What might be revealed in the process of inviting strangers to act out and respond to 1970s feminism forty years later? Between 2015 and 2017, hundreds of strangers in communities all over the US were invited to read aloud and respond to letters from the 70s sent to the editor of Ms. Magazine–the ﬁrst mainstream feminist magazine in the US. The intimate, provocative, and sometimes heartbreaking conversations that emerge from these spontaneous performances make us think critically about the past, present, and future of feminism. YOURS IN SISTERHOOD is a collective portrait of feminism now and forty years ago that is newly urgent in the aftermath of the 2016 election–a project about time travel, embodied listening, empathy, public discourse, and the lost art of letter writing.
Mon 2018-02-19 18:30 CinemaxX 6 (Press &Industry)
Wed 2018-02-21 18:45 Delphi
Thu 2018-02-22 14:00 Akademie der Künste, Hanseatenweg
Fri 2018-02-23 16:30 CineStar 8
Sun 2018-02-25 13:00 Zoo-Palast 2
An angry woman in Atlanta talks about the harassment she experiences in public space. An aspiring police woman complains that the police station in her small Iowa town refuses to hire qualiﬁed women. A sixteen-yearold girl haltingly comes out as a lesbian for the ﬁrst time. These are just a few of the thousands of fascinating letters to the editor–far too many to publish–that arrived at the Ms. magazine ofﬁce in the 70s. These letters were written by women, men, and children of all ages, from all over the country, and from across the spectrum of sexual orientation, religious, racial, and ethnic background, physical ability, and political viewpoint. Spanning deeply personal accounts of individual problems, revelations, and political struggles, these 70s letters are a powerful invocation of the second-wave feminist slogan “the personal is political.”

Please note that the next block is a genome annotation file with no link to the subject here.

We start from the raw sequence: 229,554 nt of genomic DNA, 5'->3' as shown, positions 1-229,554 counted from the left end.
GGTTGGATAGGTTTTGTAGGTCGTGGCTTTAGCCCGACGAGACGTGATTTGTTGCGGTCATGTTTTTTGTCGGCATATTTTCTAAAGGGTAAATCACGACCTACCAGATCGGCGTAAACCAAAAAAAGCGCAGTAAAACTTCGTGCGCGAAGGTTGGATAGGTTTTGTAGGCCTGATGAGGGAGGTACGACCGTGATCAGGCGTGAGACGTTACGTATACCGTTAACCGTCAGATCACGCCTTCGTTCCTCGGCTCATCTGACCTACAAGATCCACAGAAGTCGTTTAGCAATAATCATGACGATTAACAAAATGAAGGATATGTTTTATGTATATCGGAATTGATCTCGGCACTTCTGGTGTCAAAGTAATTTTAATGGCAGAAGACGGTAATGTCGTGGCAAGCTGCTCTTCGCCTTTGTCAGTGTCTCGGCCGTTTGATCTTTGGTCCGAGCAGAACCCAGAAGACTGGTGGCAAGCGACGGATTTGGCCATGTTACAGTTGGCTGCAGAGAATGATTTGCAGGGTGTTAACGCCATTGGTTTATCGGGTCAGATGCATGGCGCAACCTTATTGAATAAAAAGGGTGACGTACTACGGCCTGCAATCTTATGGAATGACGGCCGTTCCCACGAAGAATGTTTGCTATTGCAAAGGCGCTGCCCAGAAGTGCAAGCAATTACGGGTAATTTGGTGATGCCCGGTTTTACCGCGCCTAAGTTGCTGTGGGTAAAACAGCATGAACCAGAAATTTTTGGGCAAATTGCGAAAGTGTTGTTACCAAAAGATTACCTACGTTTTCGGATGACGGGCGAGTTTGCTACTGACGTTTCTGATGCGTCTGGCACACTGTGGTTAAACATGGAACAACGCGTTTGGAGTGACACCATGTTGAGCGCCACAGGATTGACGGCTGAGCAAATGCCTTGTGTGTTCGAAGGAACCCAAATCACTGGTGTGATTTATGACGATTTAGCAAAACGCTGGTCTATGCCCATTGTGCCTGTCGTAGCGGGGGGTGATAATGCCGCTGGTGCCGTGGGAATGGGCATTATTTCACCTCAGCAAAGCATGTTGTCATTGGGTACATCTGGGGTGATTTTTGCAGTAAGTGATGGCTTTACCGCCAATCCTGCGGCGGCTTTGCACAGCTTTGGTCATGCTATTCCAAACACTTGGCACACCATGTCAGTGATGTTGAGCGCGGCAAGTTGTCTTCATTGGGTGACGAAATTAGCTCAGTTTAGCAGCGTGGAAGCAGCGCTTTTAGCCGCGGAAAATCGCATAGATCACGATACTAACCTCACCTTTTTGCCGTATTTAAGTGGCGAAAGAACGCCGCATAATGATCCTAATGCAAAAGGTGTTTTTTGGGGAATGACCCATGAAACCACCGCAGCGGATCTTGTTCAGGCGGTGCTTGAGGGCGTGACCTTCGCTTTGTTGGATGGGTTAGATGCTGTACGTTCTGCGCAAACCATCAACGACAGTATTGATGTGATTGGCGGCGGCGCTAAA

IRENE LUSZTIG is a ﬁlmmaker, visual artist, archival researcher, and amateur seamstress. Her ﬁlm and video work mines old images and technologies for new meanings in order to reframe, recuperate, and reanimate forgotten and neglected histories. Often beginning with rigorous research in archives, her work brings historical materials into conversation with the present day, inviting viewers to explore historical spaces as a way to contemplate larger questions of politics, ideology, and the production of personal, collective, and national memories. Much of her current work is centered on public feminism, language, and histories of women and women’s bodies, including her debut feature Reconstruction (2001) the feature length archival ﬁlm essay The Motherhood Archives (2013) and the ongoing web-based Worry Box Project (2011). Born in England to Romanian parents, Irene grew up in Boston and has lived in France, Italy, Romania, China, and Russia. Her work has been screened around the world, including at the Berlinale, MoMA, Museum of Fine Arts Boston, Anthology Film Archives, Paciﬁc Film Archive, Flaherty NYC, IDFA Amsterdam, RIDM Montréal, Ambulante, and on television in the US, Europe, and Taiwan. She has received grants from the Massachusetts Foundation for the Humanities, Massachusetts Cultural Council, LEF Foundation, New York State Council for the Arts, and Sustainable Arts Foundation and has been awarded fellowships at the MacDowell Colony, the Flaherty Film Seminar, the Radcliffe Institute for Advanced Study, and Harvard’s Film Study Center. She is the 2016-17 recipient of a Rydell Visual Arts Fellowship and a Fulbright Fellowship in Portugal. She teaches ﬁlmmaking at UC Santa Cruz where she is Associate Professor of Film and Digital Media; she lives in the Santa Cruz Mountains.
“Forty years later, Lusztig has finally located the feminist communities and counterparts Ms. readers sought and fostered in their letters to editors and staff. Four decades after the launch of a magazine that finally gave voice to the women’s movement, the stories and struggles of Ms. readers are now building bridges between feminist history and the feminist future.”
– Ms. Magazine
“Yours in Sisterhood delves into the archive…bringing neglected letters into the circulation they sought, and changing their unpublished pasts into public futures where their voices are heard. It uses the letter as a form of time travel, and even teleportation. This is science fiction at its highest order: moving non-linearly through time and space, beaming us from past to future and back again, transforming bodies into other bodies through quantum connections.”
– So Mayer, Author of Political Animals: The New Feminist Cinema